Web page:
This is a sign of several things, perhaps most notably that Yahoo! isn’t hiring people like Paul Graham and Robert Morris (who made Viaweb, and made it a success, in the first place) to contribute to that evolution. Yahoo! is hiring what huge corporations’ middle managers always hire: the “safe bet”. They want to freeze the dynamics of the ecosystem at current state, which has Yahoo! at the top. Unfortunately for them, that position of eminence is beginning to erode. What went wrong?
That’s the end of the case study. Let’s examine the lesson from this, now.
The world moved on. New, dynamic up-and-comers are popping up all the time. The Web is still a relatively free market, and allows a heck of a lot of room for startups to take a shot without utterly destroying the lives of the people taking those shots. There’s nothing to lose, as long as you’re not someone like Yahoo! (which has only its eminent position in the market to lose, for now).
In an ecosystem, something like Viaweb is an organism. It comes into being, it evolves, it flourishes, it changes — ultimately, it grows old, is overtaken by younger efforts, and dies. Yahoo! has it (under its new name) on life support and steroids, so it will not give up the ghost and still looks healthy. Given time, it will fall by the wayside and become irrelevant, unless something is done to inject some actual youth back into the thing. That’s not a problem, though, unless you’re a Yahoo! stockholder or employee banking your entire financial existence on the ability of a corporate behemoth to maintain a dominant stasis in what is naturally a very dynamic system. Stasis in dynamic systems has an official, descriptive name, by the way: stagnation.
It’s only the masses of money accumulated by Yahoo!, and brand recognition, that will sustain it against the threat of smaller, more effective competitors. It is only governmental interference in the market in the form of corporate law that allows Yahoo! to sustain that financial solvency and manipulate market forces in the short term to eke out a few more years of market dominance for major business components like Yahoo! Merchant Solutions. Without that, it would be brought down by younger, better competitors who would simultaneously fill its niche and advance the state of the art, even inventing new niches that are more efficient at generating wealth in a socioeconomic system.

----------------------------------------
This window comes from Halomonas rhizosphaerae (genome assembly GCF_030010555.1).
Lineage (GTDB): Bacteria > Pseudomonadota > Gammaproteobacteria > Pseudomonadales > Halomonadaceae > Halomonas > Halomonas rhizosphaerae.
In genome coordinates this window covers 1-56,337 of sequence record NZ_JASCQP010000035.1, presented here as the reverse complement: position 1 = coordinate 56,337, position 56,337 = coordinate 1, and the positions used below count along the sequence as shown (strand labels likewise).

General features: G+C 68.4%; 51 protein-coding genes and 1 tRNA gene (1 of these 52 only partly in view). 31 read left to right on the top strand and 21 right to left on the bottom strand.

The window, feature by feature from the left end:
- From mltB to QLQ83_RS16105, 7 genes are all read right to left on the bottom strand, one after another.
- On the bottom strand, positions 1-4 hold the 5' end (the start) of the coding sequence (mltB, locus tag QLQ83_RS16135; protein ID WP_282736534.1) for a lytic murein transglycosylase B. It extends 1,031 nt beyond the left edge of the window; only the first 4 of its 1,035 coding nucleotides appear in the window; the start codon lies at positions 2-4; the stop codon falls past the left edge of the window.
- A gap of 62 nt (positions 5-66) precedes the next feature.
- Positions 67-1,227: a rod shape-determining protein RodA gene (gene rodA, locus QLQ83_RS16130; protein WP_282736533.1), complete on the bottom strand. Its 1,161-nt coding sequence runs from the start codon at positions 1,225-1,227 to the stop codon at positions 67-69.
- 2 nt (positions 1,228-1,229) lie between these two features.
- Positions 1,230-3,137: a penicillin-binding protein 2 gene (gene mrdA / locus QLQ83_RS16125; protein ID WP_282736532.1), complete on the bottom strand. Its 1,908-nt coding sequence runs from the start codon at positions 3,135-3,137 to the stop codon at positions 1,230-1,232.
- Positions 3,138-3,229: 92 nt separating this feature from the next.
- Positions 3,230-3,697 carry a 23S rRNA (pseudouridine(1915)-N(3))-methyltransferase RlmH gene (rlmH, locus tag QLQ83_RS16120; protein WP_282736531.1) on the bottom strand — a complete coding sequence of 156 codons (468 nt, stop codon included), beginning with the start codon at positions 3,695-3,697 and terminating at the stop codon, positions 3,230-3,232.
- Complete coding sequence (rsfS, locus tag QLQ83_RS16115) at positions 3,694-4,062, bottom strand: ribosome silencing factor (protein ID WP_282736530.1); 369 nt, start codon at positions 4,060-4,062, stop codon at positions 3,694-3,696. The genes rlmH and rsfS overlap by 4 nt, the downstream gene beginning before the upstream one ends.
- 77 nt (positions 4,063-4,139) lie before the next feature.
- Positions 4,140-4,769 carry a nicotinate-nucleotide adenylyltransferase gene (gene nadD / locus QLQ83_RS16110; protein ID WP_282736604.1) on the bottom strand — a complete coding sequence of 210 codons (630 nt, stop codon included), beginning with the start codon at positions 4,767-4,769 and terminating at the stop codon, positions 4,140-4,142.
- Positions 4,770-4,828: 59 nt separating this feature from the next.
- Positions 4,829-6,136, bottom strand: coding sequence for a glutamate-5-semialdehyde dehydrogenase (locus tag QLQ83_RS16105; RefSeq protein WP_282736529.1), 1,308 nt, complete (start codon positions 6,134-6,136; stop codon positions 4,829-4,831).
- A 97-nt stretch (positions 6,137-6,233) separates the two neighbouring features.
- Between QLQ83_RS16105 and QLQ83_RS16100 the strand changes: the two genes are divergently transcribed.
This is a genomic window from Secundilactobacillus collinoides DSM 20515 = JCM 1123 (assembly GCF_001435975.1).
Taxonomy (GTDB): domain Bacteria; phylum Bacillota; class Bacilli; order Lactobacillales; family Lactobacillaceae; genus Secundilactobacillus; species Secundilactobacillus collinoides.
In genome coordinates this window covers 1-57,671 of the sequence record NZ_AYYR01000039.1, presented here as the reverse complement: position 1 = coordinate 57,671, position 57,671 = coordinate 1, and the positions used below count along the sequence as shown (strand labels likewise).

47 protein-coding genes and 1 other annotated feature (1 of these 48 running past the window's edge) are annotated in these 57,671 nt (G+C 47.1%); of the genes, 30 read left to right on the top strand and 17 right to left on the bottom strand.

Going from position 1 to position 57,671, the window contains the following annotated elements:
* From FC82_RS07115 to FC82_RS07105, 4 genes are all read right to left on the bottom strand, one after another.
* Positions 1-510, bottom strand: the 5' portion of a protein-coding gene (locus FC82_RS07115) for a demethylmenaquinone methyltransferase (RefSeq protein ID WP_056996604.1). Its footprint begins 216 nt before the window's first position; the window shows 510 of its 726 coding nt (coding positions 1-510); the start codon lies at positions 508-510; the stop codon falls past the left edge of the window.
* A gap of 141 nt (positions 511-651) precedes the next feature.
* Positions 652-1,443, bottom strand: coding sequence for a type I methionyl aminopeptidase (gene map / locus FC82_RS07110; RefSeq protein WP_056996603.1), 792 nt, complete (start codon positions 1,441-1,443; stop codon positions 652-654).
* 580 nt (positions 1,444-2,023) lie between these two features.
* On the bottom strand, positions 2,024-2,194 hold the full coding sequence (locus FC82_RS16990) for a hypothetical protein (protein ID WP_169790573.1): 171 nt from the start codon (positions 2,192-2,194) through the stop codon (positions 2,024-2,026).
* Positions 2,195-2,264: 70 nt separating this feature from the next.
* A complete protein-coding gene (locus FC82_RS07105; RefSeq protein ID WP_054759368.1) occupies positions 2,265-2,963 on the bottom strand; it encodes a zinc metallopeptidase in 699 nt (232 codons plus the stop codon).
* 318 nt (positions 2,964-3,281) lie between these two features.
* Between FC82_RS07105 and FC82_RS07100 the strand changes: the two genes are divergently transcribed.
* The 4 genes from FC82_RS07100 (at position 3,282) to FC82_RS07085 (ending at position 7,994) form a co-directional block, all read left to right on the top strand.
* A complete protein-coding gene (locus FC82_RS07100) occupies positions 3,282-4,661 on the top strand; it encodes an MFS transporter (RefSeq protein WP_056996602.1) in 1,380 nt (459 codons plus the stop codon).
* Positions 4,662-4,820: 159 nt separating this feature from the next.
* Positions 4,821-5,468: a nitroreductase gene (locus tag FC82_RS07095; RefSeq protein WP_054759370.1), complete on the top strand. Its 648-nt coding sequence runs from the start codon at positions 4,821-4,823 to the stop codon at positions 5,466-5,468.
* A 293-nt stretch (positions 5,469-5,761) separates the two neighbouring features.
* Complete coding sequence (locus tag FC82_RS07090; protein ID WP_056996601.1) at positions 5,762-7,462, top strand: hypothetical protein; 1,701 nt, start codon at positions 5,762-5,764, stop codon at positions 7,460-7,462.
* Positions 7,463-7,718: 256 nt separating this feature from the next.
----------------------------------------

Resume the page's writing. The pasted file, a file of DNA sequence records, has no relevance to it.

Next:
If you want advancement, innovation, and real wealth generation that positively effects the entire socioeconomic system worldwide, let the ecosystem do its work. Let evolution happen. Let the strong flourish and the weak perish, no matter how much brand recognition the weak organisms may carry.
Paul Graham, by way of a newish sort of venture capital firm called Y Combinator, is contributing materially (and actively) to enabling the natural processes of software ecosystems, providing a dyke of sorts to prevent the sea of corporate power from drowning evolving new innovations before they have a chance to grow into real threats — and, simultaneously, into benefits for everyone in the market (note that I do not consider a collection of incorporation documents to qualify as part of “everyone”). Huge corporations aligned toward market dominance practices intended to ensure continued survival despite their corpulent bloat, on the other hand, are the old has-beens that would best serve us by getting replaced.
Death is part of an ecosystem. It’s a cycle of life for a reason: it just makes good economic sense.